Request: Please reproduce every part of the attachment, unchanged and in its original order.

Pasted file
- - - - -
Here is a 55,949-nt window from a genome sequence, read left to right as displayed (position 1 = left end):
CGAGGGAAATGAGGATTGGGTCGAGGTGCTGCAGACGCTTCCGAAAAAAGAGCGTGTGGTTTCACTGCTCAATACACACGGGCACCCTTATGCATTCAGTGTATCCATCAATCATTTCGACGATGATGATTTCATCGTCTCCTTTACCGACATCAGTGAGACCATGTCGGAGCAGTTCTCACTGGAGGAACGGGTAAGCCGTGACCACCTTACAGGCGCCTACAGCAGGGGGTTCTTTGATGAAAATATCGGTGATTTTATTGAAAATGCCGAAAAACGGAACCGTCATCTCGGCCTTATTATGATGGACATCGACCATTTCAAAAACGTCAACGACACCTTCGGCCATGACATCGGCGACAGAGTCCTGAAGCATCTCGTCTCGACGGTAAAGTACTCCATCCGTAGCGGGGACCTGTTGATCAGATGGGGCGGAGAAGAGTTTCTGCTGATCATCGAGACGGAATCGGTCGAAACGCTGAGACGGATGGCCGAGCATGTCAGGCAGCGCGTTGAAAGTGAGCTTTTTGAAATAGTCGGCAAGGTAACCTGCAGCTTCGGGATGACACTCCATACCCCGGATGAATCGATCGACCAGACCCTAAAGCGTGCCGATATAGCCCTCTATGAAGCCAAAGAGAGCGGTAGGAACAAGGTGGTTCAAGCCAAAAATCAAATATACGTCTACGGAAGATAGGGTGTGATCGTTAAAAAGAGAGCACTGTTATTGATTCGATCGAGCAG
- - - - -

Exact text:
Here is a 55,949-nt window from a genome sequence, read left to right as displayed (position 1 = left end):
CGAGGGAAATGAGGATTGGGTCGAGGTGCTGCAGACGCTTCCGAAAAAAGAGCGTGTGGTTTCACTGCTCAATACACACGGGCACCCTTATGCATTCAGTGTATCCATCAATCATTTCGACGATGATGATTTCATCGTCTCCTTTACCGACATCAGTGAGACCATGTCGGAGCAGTTCTCACTGGAGGAACGGGTAAGCCGTGACCACCTTACAGGCGCCTACAGCAGGGGGTTCTTTGATGAAAATATCGGTGATTTTATTGAAAATGCCGAAAAACGGAACCGTCATCTCGGCCTTATTATGATGGACATCGACCATTTCAAAAACGTCAACGACACCTTCGGCCATGACATCGGCGACAGAGTCCTGAAGCATCTCGTCTCGACGGTAAAGTACTCCATCCGTAGCGGGGACCTGTTGATCAGATGGGGCGGAGAAGAGTTTCTGCTGATCATCGAGACGGAATCGGTCGAAACGCTGAGACGGATGGCCGAGCATGTCAGGCAGCGCGTTGAAAGTGAGCTTTTTGAAATAGTCGGCAAGGTAACCTGCAGCTTCGGGATGACACTCCATACCCCGGATGAATCGATCGACCAGACCCTAAAGCGTGCCGATATAGCCCTCTATGAAGCCAAAGAGAGCGGTAGGAACAAGGTGGTTCAAGCCAAAAATCAAATATACGTCTACGGAAGATAGGGTGTGATCGTTAAAAAGAGAGCACTGTTATTGATTCGATCGAGCAG